My work machine was in the shop last week, so Friday, Lisa and I went to pick up our pigs. We got them from Kingbird Farm over near Ithaca New York. We now have two registered Tamworth gilts, three barrows (that’s a castrated boar) and an unregistered gilt that the seller warned us not to breed. Her mother has had two litters of two in a row. They are cute, and when they’re happy the herd of them grunts away, sounding like a 70s muscle car idling. When they’re upset, they squeal like pigs, which, by the way, is loud and shrill. Like every other baby in the world, they are treating Lisa like mommy, although I’m still the frightening boogy man.
We had set up a nice electronet paddock for them, where we wanted to lose some stumps. However the seller warned us that pigs need careful training to electric fence: Their instinct is to rush it, which will get them through high tensile, and cause a disaster with electro-net. So you need to put a hot strand or two in front of woven wire or wood and let them learn that rushing does no good. We aren’t set up for this, so they are parked in a ring of hog panels in a really weedy area that Lisa has wanted to clean up for years. They’ve just about ripped it up, so we’ll probably lift up the pen and march them ten feet left later today. The sheep will get first crack at the grass behind the house while we try to figure out how to pen the pigs there later this week.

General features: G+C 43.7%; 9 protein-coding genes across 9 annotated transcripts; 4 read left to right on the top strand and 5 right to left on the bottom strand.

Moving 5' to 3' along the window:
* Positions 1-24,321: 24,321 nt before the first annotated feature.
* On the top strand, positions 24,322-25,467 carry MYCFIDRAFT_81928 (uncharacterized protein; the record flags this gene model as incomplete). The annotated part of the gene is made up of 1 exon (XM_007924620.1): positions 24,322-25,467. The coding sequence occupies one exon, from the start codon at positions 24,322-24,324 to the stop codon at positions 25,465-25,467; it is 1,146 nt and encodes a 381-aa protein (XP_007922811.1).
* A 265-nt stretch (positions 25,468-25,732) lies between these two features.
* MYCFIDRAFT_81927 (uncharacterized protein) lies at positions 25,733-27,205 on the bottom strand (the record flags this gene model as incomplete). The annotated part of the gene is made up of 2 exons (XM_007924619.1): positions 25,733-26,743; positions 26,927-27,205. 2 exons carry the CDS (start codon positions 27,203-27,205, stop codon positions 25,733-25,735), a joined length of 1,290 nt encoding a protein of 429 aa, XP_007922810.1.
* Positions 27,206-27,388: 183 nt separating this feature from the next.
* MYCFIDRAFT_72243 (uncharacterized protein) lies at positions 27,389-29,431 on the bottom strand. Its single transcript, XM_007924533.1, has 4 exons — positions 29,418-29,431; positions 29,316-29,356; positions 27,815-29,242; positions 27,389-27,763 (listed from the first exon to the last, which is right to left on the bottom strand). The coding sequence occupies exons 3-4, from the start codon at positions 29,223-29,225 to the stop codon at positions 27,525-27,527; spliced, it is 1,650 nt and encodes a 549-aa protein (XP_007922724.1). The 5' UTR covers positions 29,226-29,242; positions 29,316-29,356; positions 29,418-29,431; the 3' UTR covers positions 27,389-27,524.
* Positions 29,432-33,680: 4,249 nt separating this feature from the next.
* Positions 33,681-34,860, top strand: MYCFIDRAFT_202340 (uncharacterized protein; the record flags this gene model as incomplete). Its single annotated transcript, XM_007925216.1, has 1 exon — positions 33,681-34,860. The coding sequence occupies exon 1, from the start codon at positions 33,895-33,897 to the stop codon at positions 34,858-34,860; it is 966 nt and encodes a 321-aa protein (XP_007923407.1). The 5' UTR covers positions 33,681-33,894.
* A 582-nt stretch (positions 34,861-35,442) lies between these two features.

With gas at three bucks a gallon, we also need to get smarter about driving around on business. The new trailer is much harder on the truck than the old one, and pulling it across Vermont was just as hard empty as with the two huge horses in it. Either way, it knocks the truck’s mileage from fifteen mpg to ten and is clearly hard on the engine. We need to rebuild the box for the bed and build a ramp for critters to get up there. I think we used to just lift sheep up there, but that’s amazingly like work and simply won’t work with 250 pound pigs.